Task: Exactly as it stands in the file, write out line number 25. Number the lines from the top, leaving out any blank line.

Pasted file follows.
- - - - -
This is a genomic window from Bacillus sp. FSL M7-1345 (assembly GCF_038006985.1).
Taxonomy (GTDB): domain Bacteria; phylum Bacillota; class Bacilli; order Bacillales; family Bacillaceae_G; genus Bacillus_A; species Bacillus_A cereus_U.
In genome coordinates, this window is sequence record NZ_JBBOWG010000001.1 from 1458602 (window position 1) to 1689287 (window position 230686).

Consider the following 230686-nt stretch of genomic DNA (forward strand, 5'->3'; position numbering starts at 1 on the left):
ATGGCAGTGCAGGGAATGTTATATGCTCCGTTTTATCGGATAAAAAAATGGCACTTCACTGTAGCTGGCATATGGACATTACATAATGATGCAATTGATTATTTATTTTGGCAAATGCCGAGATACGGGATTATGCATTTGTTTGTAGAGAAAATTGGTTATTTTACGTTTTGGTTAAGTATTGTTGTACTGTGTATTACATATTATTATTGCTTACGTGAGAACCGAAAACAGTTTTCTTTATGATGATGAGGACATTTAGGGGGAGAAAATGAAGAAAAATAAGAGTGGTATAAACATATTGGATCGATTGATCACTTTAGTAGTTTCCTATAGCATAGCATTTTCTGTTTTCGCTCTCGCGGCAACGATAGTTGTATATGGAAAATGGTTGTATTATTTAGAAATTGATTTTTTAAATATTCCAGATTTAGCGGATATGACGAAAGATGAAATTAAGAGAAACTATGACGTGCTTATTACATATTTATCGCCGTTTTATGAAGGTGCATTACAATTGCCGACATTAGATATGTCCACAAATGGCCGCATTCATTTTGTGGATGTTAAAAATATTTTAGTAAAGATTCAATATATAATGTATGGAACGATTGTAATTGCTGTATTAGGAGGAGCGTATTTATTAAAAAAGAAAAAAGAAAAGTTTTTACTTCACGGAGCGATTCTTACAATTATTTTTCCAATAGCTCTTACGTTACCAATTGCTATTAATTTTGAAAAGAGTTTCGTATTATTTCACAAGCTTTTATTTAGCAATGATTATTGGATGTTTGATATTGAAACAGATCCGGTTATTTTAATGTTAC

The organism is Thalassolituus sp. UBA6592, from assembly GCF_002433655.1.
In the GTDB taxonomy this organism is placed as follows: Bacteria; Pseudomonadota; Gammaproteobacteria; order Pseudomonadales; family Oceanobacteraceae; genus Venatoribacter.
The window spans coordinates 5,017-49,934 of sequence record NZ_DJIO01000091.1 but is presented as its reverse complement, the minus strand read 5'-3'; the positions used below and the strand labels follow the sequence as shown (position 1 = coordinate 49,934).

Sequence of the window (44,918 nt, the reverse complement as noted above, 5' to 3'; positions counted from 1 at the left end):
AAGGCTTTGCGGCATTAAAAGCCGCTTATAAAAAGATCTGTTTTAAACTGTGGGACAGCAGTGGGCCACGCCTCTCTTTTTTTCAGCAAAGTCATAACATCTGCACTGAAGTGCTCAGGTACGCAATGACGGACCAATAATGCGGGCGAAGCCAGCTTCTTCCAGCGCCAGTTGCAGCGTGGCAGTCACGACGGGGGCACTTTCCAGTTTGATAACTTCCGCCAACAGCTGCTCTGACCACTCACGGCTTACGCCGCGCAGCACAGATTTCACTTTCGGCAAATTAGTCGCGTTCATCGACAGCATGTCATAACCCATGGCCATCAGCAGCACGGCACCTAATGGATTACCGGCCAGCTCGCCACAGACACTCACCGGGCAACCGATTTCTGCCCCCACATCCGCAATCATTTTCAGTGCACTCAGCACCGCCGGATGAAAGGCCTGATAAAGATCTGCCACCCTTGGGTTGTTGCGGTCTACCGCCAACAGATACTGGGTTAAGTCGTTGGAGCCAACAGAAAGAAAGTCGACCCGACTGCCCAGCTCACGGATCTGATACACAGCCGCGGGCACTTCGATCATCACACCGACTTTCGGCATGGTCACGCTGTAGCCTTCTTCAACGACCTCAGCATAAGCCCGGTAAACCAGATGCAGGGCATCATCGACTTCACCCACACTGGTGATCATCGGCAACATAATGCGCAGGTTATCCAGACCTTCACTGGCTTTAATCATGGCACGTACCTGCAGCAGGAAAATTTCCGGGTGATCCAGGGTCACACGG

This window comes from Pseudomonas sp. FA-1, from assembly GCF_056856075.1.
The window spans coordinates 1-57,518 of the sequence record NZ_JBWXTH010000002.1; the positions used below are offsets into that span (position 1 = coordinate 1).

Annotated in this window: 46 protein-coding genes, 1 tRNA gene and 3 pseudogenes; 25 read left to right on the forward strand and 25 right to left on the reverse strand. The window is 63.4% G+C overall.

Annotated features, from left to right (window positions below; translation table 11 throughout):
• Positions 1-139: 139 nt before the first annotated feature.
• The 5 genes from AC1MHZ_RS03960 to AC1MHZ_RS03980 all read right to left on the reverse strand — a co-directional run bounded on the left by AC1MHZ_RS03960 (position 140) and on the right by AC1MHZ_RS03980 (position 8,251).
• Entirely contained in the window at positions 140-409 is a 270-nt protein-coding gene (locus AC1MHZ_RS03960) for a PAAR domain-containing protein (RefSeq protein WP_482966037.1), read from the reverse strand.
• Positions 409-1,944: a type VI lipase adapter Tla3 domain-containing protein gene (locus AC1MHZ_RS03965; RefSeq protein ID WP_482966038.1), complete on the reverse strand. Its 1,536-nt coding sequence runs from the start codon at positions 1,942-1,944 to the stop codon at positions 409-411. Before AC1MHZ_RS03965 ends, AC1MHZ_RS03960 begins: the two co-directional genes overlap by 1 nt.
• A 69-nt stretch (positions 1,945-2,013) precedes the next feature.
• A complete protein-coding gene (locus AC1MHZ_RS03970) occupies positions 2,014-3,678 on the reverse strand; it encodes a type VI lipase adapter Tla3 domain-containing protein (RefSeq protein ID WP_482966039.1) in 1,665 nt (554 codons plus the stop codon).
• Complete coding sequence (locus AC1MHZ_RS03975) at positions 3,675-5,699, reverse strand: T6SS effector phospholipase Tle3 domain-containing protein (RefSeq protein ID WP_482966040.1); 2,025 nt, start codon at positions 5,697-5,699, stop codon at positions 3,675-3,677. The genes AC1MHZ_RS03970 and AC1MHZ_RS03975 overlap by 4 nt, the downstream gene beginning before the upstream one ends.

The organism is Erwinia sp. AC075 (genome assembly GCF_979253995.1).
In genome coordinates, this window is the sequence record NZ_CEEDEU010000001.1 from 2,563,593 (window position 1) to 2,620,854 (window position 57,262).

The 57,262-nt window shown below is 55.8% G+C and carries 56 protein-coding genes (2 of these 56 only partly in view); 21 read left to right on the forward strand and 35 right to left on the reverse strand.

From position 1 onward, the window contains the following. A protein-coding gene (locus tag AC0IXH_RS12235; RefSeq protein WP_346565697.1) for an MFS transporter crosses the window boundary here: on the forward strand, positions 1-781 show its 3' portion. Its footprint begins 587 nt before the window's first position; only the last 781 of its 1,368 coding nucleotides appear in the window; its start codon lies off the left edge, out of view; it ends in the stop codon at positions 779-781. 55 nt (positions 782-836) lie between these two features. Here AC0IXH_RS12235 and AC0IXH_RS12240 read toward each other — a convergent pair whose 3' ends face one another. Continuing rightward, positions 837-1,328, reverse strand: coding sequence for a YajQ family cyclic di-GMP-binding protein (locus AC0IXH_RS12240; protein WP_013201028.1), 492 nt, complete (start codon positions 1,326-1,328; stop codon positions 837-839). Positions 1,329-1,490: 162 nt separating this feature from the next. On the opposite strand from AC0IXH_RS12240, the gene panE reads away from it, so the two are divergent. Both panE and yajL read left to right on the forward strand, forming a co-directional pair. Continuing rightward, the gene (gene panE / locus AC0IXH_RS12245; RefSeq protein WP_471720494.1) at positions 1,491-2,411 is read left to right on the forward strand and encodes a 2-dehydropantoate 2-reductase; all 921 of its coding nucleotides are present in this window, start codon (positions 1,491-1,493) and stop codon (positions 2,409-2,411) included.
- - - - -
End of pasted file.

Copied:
From position 1 onward, the window contains the following. A protein-coding gene (locus tag AC0IXH_RS12235; RefSeq protein WP_346565697.1) for an MFS transporter crosses the window boundary here: on the forward strand, positions 1-781 show its 3' portion. Its footprint begins 587 nt before the window's first position; only the last 781 of its 1,368 coding nucleotides appear in the window; its start codon lies off the left edge, out of view; it ends in the stop codon at positions 779-781. 55 nt (positions 782-836) lie between these two features. Here AC0IXH_RS12235 and AC0IXH_RS12240 read toward each other — a convergent pair whose 3' ends face one another. Continuing rightward, positions 837-1,328, reverse strand: coding sequence for a YajQ family cyclic di-GMP-binding protein (locus AC0IXH_RS12240; protein WP_013201028.1), 492 nt, complete (start codon positions 1,326-1,328; stop codon positions 837-839). Positions 1,329-1,490: 162 nt separating this feature from the next. On the opposite strand from AC0IXH_RS12240, the gene panE reads away from it, so the two are divergent. Both panE and yajL read left to right on the forward strand, forming a co-directional pair. Continuing rightward, the gene (gene panE / locus AC0IXH_RS12245; RefSeq protein WP_471720494.1) at positions 1,491-2,411 is read left to right on the forward strand and encodes a 2-dehydropantoate 2-reductase; all 921 of its coding nucleotides are present in this window, start codon (positions 1,491-1,493) and stop codon (positions 2,409-2,411) included.